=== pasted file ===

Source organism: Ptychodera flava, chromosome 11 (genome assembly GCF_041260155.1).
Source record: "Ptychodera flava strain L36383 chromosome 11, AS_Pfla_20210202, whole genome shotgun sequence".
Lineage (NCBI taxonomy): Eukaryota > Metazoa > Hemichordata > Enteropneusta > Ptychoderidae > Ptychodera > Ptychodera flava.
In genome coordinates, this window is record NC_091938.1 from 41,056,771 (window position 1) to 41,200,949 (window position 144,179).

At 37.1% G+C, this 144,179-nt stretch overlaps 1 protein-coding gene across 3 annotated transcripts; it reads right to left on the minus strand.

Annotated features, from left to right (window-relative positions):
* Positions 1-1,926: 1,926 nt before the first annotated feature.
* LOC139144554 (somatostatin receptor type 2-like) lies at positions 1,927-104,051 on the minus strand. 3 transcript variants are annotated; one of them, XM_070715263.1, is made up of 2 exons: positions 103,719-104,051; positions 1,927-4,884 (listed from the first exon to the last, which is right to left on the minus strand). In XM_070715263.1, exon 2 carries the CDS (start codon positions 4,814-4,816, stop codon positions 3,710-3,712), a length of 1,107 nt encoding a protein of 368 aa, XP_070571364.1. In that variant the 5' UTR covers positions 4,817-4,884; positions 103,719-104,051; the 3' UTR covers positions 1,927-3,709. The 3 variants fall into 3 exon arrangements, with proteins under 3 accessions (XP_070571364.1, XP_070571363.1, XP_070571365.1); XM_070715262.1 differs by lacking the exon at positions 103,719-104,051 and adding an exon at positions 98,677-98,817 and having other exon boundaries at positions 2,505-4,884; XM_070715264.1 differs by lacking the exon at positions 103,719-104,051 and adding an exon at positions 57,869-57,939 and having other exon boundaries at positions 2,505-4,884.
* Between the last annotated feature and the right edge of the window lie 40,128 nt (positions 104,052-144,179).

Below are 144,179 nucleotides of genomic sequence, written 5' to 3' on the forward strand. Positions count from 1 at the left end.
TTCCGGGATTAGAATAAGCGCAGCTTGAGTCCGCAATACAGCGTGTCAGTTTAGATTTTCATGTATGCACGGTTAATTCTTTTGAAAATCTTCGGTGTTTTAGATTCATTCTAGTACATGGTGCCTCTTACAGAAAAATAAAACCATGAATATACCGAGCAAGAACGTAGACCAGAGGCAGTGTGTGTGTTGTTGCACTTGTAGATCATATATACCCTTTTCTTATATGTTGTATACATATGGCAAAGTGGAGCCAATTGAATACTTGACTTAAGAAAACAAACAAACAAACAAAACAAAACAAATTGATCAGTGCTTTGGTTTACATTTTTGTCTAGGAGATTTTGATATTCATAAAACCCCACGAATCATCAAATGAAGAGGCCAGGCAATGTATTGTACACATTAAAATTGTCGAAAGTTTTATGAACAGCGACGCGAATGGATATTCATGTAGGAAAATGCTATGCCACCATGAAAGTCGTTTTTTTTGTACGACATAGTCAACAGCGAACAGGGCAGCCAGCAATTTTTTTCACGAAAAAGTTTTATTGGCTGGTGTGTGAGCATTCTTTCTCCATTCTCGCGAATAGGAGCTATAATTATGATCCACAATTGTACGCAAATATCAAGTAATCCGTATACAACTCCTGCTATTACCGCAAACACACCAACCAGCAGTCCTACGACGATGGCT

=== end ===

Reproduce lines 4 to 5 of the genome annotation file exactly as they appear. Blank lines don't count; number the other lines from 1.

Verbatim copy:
In genome coordinates, this window is record NC_091938.1 from 41,056,771 (window position 1) to 41,200,949 (window position 144,179).

At 37.1% G+C, this 144,179-nt stretch overlaps 1 protein-coding gene across 3 annotated transcripts; it reads right to left on the minus strand.